On being a queer teen.
So, hey. I’m Theo. And as you might have read I’m a queer teen. Or with other labels a nonbinary trans teen. This means that I don’t see myself as a boy or as a girl. I don’t identify myself with the gender assigned at my birth, but also not with the other binary gender.
And before I write more now, I’ll explain some basic terms very basically:
So first there’s a difference between sex and gender.
Sex is what you are from the biological point of view.
Gender (identity) is the gender you identify yourself with, or more what your gender is, as this isn’t a choice and it’s more a lot of psychological stuff (maybe mixed with a bit if social stuff).
Part of your gender is your gender expression. This is how you dress (as example) and express your gender, so how you show yourself to this world and society.
Gender roles are what society has to say about the sex you are and how you should act.
So, to the last few terms for now cis, trans folks and the term queer / LGBTQIA+.
Cis people identify themselves with their sex and their gender assigned at birth.
Trans is an umbrella term for people who don’t identify with their gender assigned at birth, and so their gender and sex don’t align (btw never ask trans people after their sex!!), there are a lot of labels under the trans umbrella and trans is a label on its own. There are binary trans humans and nonbinary trans humans. Binary trans people are assigned with one of the binary genders at birth but identify with the other binary gender. So, if you’re assigned to the male gender at birth but identify as a female. Nonbinary trans people (or nonbinary people, depending on which labels the person prefers to use, that’s different with everyone) are assigned to one binary gender at birth as well, but identify with a gender that isn’t one of the two binary genders. Gender is a spectrum.
Most of the above terms are also covered with the term queer. Queer can be an umbrella term for all LGBTQIA+ people (again if they like to label themselves as queer if not don’t use it, so listen to the people and respect their labels), but also a label on its own. I use queer because it kinda fits me most, as I don’t fit under the gender binary and this is just like a huge umbrella term and I’m really comfortable with it.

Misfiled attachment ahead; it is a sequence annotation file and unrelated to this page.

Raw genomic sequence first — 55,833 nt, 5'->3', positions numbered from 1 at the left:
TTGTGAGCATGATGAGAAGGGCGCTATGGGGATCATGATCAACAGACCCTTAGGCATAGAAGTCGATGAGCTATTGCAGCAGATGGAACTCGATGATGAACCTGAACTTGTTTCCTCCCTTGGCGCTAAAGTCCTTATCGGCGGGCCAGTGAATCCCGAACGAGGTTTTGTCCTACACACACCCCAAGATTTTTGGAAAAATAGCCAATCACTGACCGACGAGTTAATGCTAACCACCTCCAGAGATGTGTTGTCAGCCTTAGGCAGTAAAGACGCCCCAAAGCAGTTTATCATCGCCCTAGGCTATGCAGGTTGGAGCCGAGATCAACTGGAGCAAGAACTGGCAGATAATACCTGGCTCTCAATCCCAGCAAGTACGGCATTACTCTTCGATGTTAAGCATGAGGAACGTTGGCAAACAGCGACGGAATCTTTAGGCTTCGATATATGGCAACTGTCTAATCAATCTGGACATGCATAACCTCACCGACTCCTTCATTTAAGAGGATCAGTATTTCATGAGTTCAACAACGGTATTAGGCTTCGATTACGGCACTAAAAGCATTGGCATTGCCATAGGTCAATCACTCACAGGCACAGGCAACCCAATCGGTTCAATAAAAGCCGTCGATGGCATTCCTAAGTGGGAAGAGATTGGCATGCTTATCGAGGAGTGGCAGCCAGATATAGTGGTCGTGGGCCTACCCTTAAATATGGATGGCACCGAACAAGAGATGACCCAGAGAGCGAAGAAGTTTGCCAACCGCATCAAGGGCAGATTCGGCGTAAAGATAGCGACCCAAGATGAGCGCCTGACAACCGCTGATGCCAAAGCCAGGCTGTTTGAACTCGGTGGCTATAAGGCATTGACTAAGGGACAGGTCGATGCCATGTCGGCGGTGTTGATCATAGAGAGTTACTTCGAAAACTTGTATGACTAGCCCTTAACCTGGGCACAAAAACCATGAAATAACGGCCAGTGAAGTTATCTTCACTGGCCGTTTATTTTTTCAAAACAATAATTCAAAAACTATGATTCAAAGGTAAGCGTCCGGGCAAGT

So enough with the basic terms.
I’m a teen and I’m queer. Almost my whole life people and society tried to define what gender should mean to me. You are male/female and you should act like the stereotypical man/woman so you fit into this word. My whole life gender wasn’t for me to define, or at least I felt that way, because we never talked about any other genders than male and female, mostly in the form of cis people. We grow up in a society that’s cis- and heteronormative and as soon as there is some kind of queer representation in media, people are saying that it’s too much and that we don’t need more representation. But the thing is we need more representation. There are barely any trans or nonbinary characters. We can’t just turn the tv on and see us on tv. We have to fight for one queer character and then hope that their story isn’t screwed up (as in it is good or bad representation) or that they don’t die. We need more representation. For ourselves to see us on tv, but also for young kids to maybe see themselves or not growing up as transphobic people. And maybe also for the part where people get educated and realise that we exist and stuff. And the best thing someone said was, that if you want good representation, then be the good representation (and support your local queer, black, PoC, Jewish, Muslim, mentally ill (and everyone I forgot) pals). Be the representation and support people who are the representation and also fight for good representation.